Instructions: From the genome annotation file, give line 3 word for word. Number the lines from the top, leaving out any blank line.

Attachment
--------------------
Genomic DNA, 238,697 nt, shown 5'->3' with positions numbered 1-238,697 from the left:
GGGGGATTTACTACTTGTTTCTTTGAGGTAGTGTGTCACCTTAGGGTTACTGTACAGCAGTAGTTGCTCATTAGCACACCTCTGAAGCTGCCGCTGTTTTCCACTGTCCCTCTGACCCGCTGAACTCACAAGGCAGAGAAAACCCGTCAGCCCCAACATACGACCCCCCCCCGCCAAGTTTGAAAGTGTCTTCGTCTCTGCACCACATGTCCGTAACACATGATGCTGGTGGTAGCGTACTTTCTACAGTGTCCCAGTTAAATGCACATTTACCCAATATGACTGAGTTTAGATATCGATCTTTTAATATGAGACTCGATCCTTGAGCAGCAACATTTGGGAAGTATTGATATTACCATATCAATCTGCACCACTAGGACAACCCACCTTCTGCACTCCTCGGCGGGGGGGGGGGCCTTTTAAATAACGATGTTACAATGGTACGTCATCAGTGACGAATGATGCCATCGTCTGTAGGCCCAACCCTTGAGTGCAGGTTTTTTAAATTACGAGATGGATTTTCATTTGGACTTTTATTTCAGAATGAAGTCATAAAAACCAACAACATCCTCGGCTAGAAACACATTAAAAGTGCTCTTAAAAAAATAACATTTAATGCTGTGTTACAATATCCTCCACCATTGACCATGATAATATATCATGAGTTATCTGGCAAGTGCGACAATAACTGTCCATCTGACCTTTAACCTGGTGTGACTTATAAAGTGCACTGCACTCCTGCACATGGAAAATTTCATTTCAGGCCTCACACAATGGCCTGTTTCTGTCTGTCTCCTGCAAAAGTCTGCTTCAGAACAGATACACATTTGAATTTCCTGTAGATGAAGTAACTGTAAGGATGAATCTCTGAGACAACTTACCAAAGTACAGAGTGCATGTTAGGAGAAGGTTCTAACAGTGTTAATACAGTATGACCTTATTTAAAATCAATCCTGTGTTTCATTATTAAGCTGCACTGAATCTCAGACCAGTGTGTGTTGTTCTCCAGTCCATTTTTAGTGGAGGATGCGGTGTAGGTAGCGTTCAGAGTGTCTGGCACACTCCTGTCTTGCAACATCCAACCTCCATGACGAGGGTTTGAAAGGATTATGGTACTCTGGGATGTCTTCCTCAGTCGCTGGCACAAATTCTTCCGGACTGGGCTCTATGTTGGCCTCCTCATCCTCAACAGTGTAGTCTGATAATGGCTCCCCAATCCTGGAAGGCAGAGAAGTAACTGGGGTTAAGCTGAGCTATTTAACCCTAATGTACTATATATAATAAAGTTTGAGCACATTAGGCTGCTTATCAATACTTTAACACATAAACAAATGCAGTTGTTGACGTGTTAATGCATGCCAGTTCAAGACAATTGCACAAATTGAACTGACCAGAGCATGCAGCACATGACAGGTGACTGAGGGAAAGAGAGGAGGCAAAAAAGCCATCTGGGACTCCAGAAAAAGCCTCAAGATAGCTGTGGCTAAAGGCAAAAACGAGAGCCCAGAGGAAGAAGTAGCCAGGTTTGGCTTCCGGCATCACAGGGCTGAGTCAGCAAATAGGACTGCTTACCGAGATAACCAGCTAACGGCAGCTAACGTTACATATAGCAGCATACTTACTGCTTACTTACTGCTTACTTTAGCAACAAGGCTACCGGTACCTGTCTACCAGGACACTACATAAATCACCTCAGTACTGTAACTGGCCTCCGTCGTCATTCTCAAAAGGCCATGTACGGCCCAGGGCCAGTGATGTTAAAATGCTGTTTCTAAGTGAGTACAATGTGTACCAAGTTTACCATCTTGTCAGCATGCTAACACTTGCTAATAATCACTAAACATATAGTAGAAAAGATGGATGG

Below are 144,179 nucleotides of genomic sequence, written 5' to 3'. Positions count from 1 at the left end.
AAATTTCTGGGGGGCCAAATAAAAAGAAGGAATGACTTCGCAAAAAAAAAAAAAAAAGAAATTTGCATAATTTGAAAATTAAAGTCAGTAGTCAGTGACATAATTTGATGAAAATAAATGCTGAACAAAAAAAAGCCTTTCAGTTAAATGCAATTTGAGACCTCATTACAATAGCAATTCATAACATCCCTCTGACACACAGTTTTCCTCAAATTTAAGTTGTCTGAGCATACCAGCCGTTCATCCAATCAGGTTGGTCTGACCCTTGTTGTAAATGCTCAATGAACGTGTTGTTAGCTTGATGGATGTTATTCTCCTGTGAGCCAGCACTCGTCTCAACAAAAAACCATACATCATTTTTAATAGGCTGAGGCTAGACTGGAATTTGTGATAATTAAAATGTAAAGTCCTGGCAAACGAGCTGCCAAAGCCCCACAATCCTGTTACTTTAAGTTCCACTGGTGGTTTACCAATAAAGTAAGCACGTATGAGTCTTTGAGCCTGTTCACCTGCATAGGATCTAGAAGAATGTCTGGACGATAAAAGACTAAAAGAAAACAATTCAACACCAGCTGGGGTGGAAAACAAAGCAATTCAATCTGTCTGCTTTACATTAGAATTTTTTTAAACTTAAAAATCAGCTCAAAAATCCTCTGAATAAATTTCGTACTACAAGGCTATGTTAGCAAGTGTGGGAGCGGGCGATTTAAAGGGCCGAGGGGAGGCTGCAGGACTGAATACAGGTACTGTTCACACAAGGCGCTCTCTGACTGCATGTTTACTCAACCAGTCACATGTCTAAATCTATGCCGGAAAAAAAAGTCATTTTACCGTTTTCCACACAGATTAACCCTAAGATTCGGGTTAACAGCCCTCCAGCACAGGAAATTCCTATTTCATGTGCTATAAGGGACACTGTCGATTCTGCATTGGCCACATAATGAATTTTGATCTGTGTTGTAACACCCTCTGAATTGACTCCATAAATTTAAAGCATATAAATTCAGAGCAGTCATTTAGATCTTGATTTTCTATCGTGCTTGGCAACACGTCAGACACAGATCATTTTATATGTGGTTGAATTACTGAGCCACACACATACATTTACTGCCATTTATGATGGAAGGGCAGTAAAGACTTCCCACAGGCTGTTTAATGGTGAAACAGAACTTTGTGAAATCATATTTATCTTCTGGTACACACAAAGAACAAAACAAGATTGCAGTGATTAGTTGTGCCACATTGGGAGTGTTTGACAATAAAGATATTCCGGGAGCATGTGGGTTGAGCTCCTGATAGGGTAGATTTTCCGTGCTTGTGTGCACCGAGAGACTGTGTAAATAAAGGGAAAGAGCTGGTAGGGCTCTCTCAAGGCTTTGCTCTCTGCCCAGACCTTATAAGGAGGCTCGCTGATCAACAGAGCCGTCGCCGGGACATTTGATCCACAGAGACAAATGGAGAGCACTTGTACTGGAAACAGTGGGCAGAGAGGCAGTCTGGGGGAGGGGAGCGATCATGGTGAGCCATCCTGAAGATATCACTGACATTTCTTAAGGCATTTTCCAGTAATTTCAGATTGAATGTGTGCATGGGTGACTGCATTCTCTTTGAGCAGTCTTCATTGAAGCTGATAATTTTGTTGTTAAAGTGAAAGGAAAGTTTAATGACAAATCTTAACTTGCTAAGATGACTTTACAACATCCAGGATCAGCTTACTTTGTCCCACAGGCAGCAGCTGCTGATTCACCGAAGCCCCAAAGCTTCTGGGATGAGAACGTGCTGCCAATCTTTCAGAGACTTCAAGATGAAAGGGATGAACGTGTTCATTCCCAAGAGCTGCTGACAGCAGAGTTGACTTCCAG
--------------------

Below are 144,179 nucleotides of genomic sequence, written 5' to 3'. Positions count from 1 at the left end.